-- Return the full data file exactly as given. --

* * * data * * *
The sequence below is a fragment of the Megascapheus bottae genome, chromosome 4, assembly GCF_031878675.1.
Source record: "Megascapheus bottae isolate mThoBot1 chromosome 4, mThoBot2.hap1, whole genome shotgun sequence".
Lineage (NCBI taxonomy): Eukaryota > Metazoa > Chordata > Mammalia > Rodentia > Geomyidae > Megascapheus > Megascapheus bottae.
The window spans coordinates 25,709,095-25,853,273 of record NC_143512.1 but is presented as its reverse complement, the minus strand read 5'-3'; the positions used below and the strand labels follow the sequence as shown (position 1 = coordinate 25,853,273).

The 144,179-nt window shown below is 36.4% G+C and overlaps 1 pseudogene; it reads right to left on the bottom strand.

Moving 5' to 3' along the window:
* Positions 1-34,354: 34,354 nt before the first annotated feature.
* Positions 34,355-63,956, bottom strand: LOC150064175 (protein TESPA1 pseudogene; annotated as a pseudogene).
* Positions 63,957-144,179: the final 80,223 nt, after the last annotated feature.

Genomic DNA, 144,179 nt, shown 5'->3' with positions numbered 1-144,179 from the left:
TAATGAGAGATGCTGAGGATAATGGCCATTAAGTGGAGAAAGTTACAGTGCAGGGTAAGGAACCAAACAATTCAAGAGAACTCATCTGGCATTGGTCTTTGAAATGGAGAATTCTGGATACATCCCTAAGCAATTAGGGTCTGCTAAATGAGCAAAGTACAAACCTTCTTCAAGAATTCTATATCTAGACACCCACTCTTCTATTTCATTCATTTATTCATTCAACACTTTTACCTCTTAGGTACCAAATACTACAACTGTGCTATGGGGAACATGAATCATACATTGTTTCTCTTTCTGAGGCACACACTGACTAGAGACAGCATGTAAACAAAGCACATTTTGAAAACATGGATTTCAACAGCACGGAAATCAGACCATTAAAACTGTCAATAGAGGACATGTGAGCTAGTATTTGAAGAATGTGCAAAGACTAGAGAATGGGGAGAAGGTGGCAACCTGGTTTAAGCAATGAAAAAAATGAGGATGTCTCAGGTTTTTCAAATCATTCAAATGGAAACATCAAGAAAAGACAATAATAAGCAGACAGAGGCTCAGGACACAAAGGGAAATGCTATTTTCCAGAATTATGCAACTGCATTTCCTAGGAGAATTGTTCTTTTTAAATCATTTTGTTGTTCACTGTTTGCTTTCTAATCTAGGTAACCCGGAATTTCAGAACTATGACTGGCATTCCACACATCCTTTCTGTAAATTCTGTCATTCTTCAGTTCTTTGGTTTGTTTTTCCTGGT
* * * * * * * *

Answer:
The sequence below is a fragment of the Megascapheus bottae genome, chromosome 4, assembly GCF_031878675.1.
Source record: "Megascapheus bottae isolate mThoBot1 chromosome 4, mThoBot2.hap1, whole genome shotgun sequence".
Lineage (NCBI taxonomy): Eukaryota > Metazoa > Chordata > Mammalia > Rodentia > Geomyidae > Megascapheus > Megascapheus bottae.
The window spans coordinates 25,709,095-25,853,273 of record NC_143512.1 but is presented as its reverse complement, the minus strand read 5'-3'; the positions used below and the strand labels follow the sequence as shown (position 1 = coordinate 25,853,273).

The 144,179-nt window shown below is 36.4% G+C and overlaps 1 pseudogene; it reads right to left on the bottom strand.

Moving 5' to 3' along the window:
* Positions 1-34,354: 34,354 nt before the first annotated feature.
* Positions 34,355-63,956, bottom strand: LOC150064175 (protein TESPA1 pseudogene; annotated as a pseudogene).
* Positions 63,957-144,179: the final 80,223 nt, after the last annotated feature.

Genomic DNA, 144,179 nt, shown 5'->3' with positions numbered 1-144,179 from the left:
TAATGAGAGATGCTGAGGATAATGGCCATTAAGTGGAGAAAGTTACAGTGCAGGGTAAGGAACCAAACAATTCAAGAGAACTCATCTGGCATTGGTCTTTGAAATGGAGAATTCTGGATACATCCCTAAGCAATTAGGGTCTGCTAAATGAGCAAAGTACAAACCTTCTTCAAGAATTCTATATCTAGACACCCACTCTTCTATTTCATTCATTTATTCATTCAACACTTTTACCTCTTAGGTACCAAATACTACAACTGTGCTATGGGGAACATGAATCATACATTGTTTCTCTTTCTGAGGCACACACTGACTAGAGACAGCATGTAAACAAAGCACATTTTGAAAACATGGATTTCAACAGCACGGAAATCAGACCATTAAAACTGTCAATAGAGGACATGTGAGCTAGTATTTGAAGAATGTGCAAAGACTAGAGAATGGGGAGAAGGTGGCAACCTGGTTTAAGCAATGAAAAAAATGAGGATGTCTCAGGTTTTTCAAATCATTCAAATGGAAACATCAAGAAAAGACAATAATAAGCAGACAGAGGCTCAGGACACAAAGGGAAATGCTATTTTCCAGAATTATGCAACTGCATTTCCTAGGAGAATTGTTCTTTTTAAATCATTTTGTTGTTCACTGTTTGCTTTCTAATCTAGGTAACCCGGAATTTCAGAACTATGACTGGCATTCCACACATCCTTTCTGTAAATTCTGTCATTCTTCAGTTCTTTGGTTTGTTTTTCCTGGT